MORE than a hundred homes for older people could be built on the former site of a Wigan secondary school.
Wigan Council is planning to develop the old base of Abraham Guest High School at Orrell into accommodation for the elderly.
There would be 30 bungalows and a care housing scheme with approximately 100 flats. As part of this care scheme, there would be 24-hour on site care available to residents.
The plans also include a range of facilities for the community including a café.
Abraham Guest High School relocated from its old Orrell Road home to a new multi-million pound building under the now-defunct Building Schools for the Future plan on a new site at Greenhey, Orrell, in 2010.
Since then its former home on Orrell Road has been demolished and the land cleared.
The area has greened over and is not much of an eyesore, but there have been problems with travellers setting up camp there.
The council is working on the redevelopment plans with local housing association Helena Partnerships.
The money to pay for the scheme is subject to a bid for funding from the government’s Homes and Communities Agency - the result of which will be known in July.
If successful, a planning application would be submitted in 2015 with the homes ready for occupation in 2016.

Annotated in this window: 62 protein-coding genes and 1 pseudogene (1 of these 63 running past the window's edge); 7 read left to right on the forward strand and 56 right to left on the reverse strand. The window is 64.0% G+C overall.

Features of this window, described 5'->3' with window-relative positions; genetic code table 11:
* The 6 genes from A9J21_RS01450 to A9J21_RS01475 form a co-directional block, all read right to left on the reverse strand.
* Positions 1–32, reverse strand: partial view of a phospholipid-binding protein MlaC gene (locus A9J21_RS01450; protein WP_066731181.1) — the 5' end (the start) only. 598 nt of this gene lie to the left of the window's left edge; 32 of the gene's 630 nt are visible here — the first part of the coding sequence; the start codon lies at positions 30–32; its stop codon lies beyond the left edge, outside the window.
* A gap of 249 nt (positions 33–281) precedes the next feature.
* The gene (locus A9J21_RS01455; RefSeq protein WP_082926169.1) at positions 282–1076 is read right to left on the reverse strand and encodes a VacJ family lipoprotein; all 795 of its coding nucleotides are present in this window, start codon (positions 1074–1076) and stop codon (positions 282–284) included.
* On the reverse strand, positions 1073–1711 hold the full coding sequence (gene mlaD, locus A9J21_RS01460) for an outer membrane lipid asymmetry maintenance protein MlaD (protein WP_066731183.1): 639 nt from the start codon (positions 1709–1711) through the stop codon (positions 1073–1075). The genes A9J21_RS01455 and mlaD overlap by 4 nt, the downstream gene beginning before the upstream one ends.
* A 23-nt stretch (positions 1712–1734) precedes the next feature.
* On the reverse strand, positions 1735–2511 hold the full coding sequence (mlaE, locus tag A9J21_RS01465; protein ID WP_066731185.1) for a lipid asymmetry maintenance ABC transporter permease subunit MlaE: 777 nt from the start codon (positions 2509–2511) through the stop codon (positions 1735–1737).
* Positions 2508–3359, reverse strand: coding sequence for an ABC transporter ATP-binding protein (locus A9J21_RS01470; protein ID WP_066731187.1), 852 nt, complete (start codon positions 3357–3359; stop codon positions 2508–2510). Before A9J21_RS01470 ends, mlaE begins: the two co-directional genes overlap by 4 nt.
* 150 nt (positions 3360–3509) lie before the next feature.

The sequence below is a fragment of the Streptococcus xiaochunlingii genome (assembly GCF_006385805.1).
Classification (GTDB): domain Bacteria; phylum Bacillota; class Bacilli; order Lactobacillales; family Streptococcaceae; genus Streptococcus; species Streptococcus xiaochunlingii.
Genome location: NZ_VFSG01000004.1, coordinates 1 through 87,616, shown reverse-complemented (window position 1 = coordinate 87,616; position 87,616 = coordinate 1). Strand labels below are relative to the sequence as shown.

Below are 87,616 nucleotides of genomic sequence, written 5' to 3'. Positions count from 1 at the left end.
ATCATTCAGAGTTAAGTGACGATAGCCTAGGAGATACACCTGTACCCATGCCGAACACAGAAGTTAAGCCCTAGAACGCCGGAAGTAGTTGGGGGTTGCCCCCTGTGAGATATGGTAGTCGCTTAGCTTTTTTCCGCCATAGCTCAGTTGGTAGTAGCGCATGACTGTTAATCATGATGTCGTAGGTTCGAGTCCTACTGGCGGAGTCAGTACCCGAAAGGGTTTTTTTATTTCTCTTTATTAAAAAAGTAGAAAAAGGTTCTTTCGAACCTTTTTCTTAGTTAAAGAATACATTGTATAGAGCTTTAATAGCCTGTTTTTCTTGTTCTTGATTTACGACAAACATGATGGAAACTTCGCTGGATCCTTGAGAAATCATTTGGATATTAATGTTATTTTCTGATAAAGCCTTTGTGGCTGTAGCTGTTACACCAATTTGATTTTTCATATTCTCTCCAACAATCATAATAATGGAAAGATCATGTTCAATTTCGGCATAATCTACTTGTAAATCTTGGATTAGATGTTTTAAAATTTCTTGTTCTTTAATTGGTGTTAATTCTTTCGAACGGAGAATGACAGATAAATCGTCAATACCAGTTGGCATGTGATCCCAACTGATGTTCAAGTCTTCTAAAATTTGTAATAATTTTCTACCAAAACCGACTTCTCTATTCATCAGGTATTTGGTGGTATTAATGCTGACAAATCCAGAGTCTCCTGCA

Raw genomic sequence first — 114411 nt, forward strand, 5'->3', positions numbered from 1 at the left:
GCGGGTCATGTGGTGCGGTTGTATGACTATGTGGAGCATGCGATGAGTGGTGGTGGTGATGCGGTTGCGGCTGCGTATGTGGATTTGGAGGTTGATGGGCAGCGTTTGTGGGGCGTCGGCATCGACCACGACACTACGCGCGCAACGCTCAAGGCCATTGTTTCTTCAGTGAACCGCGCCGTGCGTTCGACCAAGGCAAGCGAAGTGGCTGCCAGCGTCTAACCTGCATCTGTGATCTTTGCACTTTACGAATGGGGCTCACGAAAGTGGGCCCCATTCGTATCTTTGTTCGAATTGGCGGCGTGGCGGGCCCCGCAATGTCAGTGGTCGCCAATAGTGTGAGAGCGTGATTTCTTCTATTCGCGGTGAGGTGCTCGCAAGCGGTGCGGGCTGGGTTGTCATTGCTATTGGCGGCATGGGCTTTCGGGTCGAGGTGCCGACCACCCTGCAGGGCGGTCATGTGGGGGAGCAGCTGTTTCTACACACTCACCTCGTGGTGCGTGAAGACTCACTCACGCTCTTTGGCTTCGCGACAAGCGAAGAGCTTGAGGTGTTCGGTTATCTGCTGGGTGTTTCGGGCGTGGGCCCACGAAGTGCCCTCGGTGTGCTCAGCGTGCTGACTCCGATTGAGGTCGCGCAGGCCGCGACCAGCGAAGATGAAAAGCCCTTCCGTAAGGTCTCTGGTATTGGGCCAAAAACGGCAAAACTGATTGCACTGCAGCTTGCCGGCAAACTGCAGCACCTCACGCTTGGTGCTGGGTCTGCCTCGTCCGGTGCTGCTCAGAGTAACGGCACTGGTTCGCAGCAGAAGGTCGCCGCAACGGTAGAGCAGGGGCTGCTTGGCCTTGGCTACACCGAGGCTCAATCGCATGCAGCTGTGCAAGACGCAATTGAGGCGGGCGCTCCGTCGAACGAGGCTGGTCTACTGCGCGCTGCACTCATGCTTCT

Local people would be able to have their say on the plans before any application is submitted.
Coun Paul Kenny, Wigan Council cabinet member for housing, said: “I think this would be a great use of an important piece of land.
“We need more properties suitable for older people because the borough’s population is aging.
“The aim of the council is to help people live independently in their own homes as they get older.
“The homes will be specifically designed to meet the needs of older residents in the local community.”
Such a development would be the latest in a series of housing projects on the sites of former Wigan schools.
In the past 25 years, estates have sprung up on the land formerly occupied by Whitley High School, Mere Oaks Special School, Aspull High and St Thomas More High at Newtown, plus the sites of a number of primary schools that had also become surplus to requirements.